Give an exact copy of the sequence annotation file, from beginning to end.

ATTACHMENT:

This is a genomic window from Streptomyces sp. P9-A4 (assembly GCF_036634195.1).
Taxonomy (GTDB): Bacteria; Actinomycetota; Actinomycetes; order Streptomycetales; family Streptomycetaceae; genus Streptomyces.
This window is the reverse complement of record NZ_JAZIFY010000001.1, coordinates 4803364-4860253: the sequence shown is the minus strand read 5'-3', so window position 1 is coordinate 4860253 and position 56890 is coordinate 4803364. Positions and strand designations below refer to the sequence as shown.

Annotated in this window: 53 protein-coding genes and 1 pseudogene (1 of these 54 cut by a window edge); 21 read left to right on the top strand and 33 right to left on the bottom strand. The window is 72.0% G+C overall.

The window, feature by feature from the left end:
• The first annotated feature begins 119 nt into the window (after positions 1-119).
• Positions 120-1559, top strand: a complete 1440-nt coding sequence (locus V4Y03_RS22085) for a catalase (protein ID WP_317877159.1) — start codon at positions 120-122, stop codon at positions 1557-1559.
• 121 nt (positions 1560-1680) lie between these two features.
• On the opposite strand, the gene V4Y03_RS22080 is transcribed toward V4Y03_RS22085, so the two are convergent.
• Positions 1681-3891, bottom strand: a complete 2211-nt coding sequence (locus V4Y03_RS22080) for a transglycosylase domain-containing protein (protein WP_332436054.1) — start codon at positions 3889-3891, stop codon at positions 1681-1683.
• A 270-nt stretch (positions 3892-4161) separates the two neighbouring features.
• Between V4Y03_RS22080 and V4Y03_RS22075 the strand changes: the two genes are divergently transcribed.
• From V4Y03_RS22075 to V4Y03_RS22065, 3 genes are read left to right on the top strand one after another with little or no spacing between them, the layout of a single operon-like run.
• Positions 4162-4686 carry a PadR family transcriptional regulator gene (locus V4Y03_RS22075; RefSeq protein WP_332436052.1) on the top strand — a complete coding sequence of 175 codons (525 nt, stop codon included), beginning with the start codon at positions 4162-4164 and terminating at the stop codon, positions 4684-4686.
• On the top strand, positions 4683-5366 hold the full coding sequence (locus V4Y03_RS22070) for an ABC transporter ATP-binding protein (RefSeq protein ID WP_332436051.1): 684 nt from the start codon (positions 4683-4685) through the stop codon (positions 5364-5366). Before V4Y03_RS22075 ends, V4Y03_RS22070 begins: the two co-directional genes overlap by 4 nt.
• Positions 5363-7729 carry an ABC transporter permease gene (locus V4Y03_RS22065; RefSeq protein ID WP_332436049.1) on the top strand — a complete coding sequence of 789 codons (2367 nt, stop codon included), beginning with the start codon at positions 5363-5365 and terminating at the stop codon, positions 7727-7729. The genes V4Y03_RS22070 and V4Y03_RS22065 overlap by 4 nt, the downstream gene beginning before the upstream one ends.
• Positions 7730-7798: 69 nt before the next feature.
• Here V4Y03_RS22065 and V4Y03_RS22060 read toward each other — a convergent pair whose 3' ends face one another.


This is a genomic window from Streptomyces sp. P9-A4 (assembly GCF_036634195.1).
Taxonomy (GTDB): Bacteria; Actinomycetota; Actinomycetes; order Streptomycetales; family Streptomycetaceae; genus Streptomyces.
This window is the reverse complement of record NZ_JAZIFY010000001.1, coordinates 4803364-4860253: the sequence shown is the minus strand read 5'-3', so window position 1 is coordinate 4860253 and position 56890 is coordinate 4803364. Positions and strand designations below refer to the sequence as shown.

Annotated in this window: 53 protein-coding genes and 1 pseudogene (1 of these 54 cut by a window edge); 21 read left to right on the top strand and 33 right to left on the bottom strand. The window is 72.0% G+C overall.

The window, feature by feature from the left end:
• The first annotated feature begins 119 nt into the window (after positions 1-119).
• Positions 120-1559, top strand: a complete 1440-nt coding sequence (locus V4Y03_RS22085) for a catalase (protein ID WP_317877159.1) — start codon at positions 120-122, stop codon at positions 1557-1559.
• 121 nt (positions 1560-1680) lie between these two features.
• On the opposite strand, the gene V4Y03_RS22080 is transcribed toward V4Y03_RS22085, so the two are convergent.
• Positions 1681-3891, bottom strand: a complete 2211-nt coding sequence (locus V4Y03_RS22080) for a transglycosylase domain-containing protein (protein WP_332436054.1) — start codon at positions 3889-3891, stop codon at positions 1681-1683.
• A 270-nt stretch (positions 3892-4161) separates the two neighbouring features.
• Between V4Y03_RS22080 and V4Y03_RS22075 the strand changes: the two genes are divergently transcribed.
• From V4Y03_RS22075 to V4Y03_RS22065, 3 genes are read left to right on the top strand one after another with little or no spacing between them, the layout of a single operon-like run.
• Positions 4162-4686 carry a PadR family transcriptional regulator gene (locus V4Y03_RS22075; RefSeq protein WP_332436052.1) on the top strand — a complete coding sequence of 175 codons (525 nt, stop codon included), beginning with the start codon at positions 4162-4164 and terminating at the stop codon, positions 4684-4686.
• On the top strand, positions 4683-5366 hold the full coding sequence (locus V4Y03_RS22070) for an ABC transporter ATP-binding protein (RefSeq protein ID WP_332436051.1): 684 nt from the start codon (positions 4683-4685) through the stop codon (positions 5364-5366). Before V4Y03_RS22075 ends, V4Y03_RS22070 begins: the two co-directional genes overlap by 4 nt.
• Positions 5363-7729 carry an ABC transporter permease gene (locus V4Y03_RS22065; RefSeq protein ID WP_332436049.1) on the top strand — a complete coding sequence of 789 codons (2367 nt, stop codon included), beginning with the start codon at positions 5363-5365 and terminating at the stop codon, positions 7727-7729. The genes V4Y03_RS22070 and V4Y03_RS22065 overlap by 4 nt, the downstream gene beginning before the upstream one ends.
• Positions 7730-7798: 69 nt before the next feature.
• Here V4Y03_RS22065 and V4Y03_RS22060 read toward each other — a convergent pair whose 3' ends face one another.